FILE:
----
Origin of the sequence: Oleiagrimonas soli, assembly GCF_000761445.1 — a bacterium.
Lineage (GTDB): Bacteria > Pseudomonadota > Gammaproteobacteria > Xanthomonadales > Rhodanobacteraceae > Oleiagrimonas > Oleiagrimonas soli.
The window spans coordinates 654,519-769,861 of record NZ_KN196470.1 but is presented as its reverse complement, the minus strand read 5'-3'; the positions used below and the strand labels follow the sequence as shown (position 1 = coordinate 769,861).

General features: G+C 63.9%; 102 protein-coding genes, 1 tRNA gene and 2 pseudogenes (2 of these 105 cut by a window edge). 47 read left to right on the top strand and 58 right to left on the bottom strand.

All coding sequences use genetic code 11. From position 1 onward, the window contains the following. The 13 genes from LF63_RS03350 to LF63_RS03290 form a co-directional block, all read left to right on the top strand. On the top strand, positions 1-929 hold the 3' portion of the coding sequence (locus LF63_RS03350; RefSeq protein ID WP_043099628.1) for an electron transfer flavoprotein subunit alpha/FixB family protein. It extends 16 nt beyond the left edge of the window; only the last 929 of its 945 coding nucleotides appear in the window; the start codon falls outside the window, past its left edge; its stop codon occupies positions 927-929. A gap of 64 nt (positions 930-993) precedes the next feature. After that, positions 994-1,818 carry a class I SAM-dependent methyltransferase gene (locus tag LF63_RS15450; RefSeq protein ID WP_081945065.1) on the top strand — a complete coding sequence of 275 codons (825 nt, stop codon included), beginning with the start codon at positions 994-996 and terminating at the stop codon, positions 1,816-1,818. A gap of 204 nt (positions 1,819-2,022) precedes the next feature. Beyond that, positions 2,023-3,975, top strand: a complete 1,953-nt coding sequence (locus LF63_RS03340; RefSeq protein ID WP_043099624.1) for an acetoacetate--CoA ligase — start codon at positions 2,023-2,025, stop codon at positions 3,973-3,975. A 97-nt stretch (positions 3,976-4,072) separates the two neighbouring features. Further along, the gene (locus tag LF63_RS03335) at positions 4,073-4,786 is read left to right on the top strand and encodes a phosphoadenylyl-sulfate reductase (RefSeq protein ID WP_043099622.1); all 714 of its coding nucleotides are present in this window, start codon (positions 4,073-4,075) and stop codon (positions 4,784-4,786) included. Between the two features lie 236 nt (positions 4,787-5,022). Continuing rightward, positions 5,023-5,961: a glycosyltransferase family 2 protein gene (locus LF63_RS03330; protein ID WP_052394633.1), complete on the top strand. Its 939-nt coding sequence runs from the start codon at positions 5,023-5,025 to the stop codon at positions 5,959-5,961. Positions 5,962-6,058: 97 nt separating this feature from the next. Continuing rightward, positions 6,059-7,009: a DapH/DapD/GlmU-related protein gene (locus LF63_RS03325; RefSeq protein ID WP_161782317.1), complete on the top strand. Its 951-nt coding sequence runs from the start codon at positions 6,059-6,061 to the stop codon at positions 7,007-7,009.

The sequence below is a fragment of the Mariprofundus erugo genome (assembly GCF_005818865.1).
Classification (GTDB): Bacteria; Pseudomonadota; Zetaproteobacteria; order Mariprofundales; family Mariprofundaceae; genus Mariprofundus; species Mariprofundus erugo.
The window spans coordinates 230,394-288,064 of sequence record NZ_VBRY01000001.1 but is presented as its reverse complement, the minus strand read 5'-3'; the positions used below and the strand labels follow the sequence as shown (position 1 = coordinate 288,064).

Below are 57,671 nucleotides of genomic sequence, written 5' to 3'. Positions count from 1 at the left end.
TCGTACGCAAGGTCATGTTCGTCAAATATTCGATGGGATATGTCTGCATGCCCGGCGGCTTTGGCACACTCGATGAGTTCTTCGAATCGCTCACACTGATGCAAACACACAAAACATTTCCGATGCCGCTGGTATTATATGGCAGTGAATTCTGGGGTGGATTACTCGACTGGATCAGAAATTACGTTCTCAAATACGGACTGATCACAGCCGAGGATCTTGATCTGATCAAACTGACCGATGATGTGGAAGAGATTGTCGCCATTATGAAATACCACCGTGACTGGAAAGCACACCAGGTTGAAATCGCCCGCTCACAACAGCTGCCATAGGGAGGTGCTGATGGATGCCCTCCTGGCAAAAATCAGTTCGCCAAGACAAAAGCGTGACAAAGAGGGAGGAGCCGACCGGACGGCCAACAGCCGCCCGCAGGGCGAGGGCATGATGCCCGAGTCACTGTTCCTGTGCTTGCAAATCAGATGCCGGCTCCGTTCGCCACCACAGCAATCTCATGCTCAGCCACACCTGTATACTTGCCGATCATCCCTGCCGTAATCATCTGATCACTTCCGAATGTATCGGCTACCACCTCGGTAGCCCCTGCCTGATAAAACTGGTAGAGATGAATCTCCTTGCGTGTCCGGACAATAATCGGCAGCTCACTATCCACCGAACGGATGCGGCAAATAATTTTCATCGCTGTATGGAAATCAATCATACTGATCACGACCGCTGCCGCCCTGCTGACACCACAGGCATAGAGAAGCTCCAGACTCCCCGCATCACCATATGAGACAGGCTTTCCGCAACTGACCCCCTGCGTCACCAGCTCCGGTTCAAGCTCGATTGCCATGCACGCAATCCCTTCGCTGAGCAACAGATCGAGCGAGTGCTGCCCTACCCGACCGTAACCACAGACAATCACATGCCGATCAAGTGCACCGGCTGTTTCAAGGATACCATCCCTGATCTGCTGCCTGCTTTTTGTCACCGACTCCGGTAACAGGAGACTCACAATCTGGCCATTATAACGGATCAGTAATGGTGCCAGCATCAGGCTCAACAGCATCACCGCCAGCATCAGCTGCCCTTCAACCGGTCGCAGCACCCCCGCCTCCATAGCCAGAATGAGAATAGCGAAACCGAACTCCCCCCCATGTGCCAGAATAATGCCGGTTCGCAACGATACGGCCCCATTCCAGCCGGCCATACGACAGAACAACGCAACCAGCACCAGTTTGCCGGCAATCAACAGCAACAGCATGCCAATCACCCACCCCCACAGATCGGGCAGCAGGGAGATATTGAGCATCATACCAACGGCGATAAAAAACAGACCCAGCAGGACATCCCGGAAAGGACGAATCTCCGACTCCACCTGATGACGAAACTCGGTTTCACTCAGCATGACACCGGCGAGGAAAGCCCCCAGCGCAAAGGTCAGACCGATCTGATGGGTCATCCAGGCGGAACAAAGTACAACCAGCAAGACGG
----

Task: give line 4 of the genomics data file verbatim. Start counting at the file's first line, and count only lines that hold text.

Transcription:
General features: G+C 63.9%; 102 protein-coding genes, 1 tRNA gene and 2 pseudogenes (2 of these 105 cut by a window edge). 47 read left to right on the top strand and 58 right to left on the bottom strand.